The children followed the heated debates of the adults with a mixture of anxiety and curiosity. All-Russian schools would be closed, Granddad Lenin was no longer their best friend and instead of May 1, April 24 would now be the most important day of the year after New Year’s Eve. Overnight, Turks and Azerbaijanis came to represent an existential threat that they were told to fear and resist at all cost – the evil forces that held the holy mountain captive on the other side of the border. Most exciting of all was the discovery that there was once another, much bigger, Armenia that used to stretch “from sea to sea.” The kids loved the sea, so they naturally wanted one “back” as soon as possible. Angin’s name frequently came up in these heated discussions, as if she somehow knew the way back to these magical places behind the Mountain, where oranges and tangerines grew in the orchards instead of apricots. Suddenly, the frail matron – whose biggest secret seemed to be the hiding place of her monthly pension – became shrouded in a veil of mystery.
But unlike the other grandparents, Angin did not tell stories about her life. After losing her husband in World War II, she had raised her four children single-handedly. She milked cows until she retired to spend most of her time sewing things from scraps of clothing. This was the extent of her known biography, and the household hadn’t made an effort to delve further. Yet, casually mentioned phrases, names and fragmentary details about her life in the “other Armenia” hinted at a more intriguing narrative that the kids were eager to hear more about. Though she angrily rebuffed attempts to extract information, Angin was too fragile to resist the children’s increasingly ferocious curiosity for very long and finally relented one day.
Her face grimacing into a mask of frustration and dread, Angin shielded a barrage of tactless questions about her origins, family, properties and where they had buried their gold while escaping the Turks. Replicating an interrogation scene from some Italian detective series, one of the boys wrote down her answers in a notebook. Angin tried to quickly pass from one episode to the next in her faint, rusty voice, as if filling in a questionnaire. As the inquiry continued, her speech became stranger, with words that recalled Armenian but sounded like a different language. This was not the kind of storytelling the kids were accustomed to or anticipated. Though they had heard about the million and half victims, the horrors of families burnt alive inside churches, all of that had the distant quality of a silent film seen on TV. Angin’s terse recollections, on the other hand, pricked like knife jabs. It was not so much what she said, but the manner in which she expressed it. Staring into nowhere, she related her childhood experiences as if they were unfolding right before her eyes.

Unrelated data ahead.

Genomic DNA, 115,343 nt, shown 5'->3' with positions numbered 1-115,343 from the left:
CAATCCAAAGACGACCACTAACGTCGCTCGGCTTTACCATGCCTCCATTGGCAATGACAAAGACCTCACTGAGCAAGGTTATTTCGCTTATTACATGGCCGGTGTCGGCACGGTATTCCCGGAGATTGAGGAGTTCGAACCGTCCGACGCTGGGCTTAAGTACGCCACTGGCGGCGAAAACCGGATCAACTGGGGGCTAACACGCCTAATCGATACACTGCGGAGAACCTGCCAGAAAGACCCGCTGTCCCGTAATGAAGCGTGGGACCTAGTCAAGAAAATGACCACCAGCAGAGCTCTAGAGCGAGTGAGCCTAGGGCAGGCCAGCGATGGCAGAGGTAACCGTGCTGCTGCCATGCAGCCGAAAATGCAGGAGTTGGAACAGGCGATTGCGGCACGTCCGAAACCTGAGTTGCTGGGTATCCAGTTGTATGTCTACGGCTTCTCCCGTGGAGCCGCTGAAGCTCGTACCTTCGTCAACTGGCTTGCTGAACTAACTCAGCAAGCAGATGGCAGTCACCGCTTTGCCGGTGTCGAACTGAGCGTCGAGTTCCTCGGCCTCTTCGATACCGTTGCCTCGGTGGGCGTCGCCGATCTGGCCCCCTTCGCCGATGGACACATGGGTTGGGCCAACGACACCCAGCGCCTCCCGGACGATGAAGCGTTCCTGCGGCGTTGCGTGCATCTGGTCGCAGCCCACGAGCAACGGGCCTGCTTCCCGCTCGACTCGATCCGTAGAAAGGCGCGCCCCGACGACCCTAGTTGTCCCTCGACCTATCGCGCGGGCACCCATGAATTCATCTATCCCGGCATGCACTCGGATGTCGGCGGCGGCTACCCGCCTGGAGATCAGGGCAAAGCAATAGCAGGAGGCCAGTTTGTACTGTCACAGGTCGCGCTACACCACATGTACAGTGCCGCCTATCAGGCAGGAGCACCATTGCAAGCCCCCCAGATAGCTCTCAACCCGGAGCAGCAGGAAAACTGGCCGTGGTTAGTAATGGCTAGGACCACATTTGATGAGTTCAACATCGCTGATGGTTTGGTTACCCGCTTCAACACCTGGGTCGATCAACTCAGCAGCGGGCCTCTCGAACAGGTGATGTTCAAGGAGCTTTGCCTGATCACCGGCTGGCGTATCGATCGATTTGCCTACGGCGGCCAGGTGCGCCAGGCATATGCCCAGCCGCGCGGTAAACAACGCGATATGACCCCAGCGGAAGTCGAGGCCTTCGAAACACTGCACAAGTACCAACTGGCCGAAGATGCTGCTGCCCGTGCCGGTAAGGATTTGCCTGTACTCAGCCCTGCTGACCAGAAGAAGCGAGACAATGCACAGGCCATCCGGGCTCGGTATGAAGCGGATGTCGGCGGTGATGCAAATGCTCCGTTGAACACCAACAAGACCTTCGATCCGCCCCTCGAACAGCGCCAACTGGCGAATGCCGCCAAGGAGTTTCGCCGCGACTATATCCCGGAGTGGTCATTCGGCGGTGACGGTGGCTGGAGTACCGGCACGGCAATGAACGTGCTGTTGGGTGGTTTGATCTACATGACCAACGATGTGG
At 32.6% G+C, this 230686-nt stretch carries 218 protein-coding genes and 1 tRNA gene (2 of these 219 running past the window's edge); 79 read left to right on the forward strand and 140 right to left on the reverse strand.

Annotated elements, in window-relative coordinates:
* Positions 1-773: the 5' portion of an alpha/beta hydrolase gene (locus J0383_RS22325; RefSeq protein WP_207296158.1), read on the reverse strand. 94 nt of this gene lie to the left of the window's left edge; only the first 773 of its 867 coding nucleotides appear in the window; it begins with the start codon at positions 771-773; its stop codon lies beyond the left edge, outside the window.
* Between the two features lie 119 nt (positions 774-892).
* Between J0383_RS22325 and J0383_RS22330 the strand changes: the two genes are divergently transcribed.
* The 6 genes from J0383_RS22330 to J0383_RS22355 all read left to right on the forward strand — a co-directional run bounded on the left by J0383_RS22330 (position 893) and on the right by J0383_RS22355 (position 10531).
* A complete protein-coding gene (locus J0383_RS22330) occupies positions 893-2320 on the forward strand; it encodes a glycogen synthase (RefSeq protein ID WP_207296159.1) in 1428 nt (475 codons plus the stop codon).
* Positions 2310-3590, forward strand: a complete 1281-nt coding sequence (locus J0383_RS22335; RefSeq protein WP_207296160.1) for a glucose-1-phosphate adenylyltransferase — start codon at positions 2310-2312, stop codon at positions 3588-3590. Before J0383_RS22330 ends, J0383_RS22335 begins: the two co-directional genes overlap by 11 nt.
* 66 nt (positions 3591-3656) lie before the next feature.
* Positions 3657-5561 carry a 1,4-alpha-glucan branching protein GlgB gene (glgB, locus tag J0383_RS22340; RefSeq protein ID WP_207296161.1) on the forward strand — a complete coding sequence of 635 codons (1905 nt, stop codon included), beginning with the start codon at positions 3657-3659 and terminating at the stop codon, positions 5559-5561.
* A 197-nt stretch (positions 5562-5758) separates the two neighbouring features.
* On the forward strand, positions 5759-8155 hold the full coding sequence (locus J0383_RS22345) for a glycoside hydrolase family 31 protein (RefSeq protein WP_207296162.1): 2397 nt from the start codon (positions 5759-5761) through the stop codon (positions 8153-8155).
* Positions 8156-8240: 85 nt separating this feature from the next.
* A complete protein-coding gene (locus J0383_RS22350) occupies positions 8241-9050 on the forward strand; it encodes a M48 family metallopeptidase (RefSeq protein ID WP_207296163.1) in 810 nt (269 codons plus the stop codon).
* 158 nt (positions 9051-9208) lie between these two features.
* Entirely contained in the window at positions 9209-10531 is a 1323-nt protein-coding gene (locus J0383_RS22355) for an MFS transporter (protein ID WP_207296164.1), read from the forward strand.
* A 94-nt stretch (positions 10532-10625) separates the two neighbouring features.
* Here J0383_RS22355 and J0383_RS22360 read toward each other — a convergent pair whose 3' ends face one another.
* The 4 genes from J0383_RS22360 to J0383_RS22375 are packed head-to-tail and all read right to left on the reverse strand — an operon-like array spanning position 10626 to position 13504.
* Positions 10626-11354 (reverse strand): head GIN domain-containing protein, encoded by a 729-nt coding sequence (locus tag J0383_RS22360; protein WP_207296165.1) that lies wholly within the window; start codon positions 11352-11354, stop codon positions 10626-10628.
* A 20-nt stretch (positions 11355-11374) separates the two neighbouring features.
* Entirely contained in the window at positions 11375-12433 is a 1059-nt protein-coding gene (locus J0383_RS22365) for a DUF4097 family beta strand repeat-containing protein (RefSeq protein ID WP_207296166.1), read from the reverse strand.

– she spoke of a prosperous family living in a large village next to Mush not far from Lake Van in a stone house with two floors where five siblings grew up playing in an olive grove after coming back from school that taught arithmetic and needlework to prepare girls as clever housekeepers much like the mother who wove carpets and organized large feasts when the family went to Msho Arakelots monastery during festivals where the villagers sang and danced together until one day in 1915 they packed whatever they could in a cart and fled under the cover of the night from the Turkish army that chased them over the rocky mountains where Angin’s mother had to leave her newborn under a rock so they wouldn’t get caught and somehow reached Baghdad to find shelter in date palm orchards in which two of the boys died from fever before the father took them on the road again with other survivors shuffling from Iraq to Iran until their caravan arrived in Soviet Armenia in 1922 to rebuild their shattered lives on the other side of the Holy Mountain on a vast plain where they again had to settle amidst Turkish-speaking people in a miserable little village in which the streets were covered with cow dung they dried to heat the mud-brick house from which Angin was given away in marriage at age seventeen to another refugee from Van who disappeared without a trace while fighting Nazis and left his wife with six children two of whom died from disease while her eldest had to walk ten kilometers to school and helped his mother on the collective farm until he grew up to govern the dusty village that became the pride of the valley where foreign guests would frequently visit to admire the lush vineyards and take a picture of the famous Khor Virap monastery in which no one was allowed to pray anymore –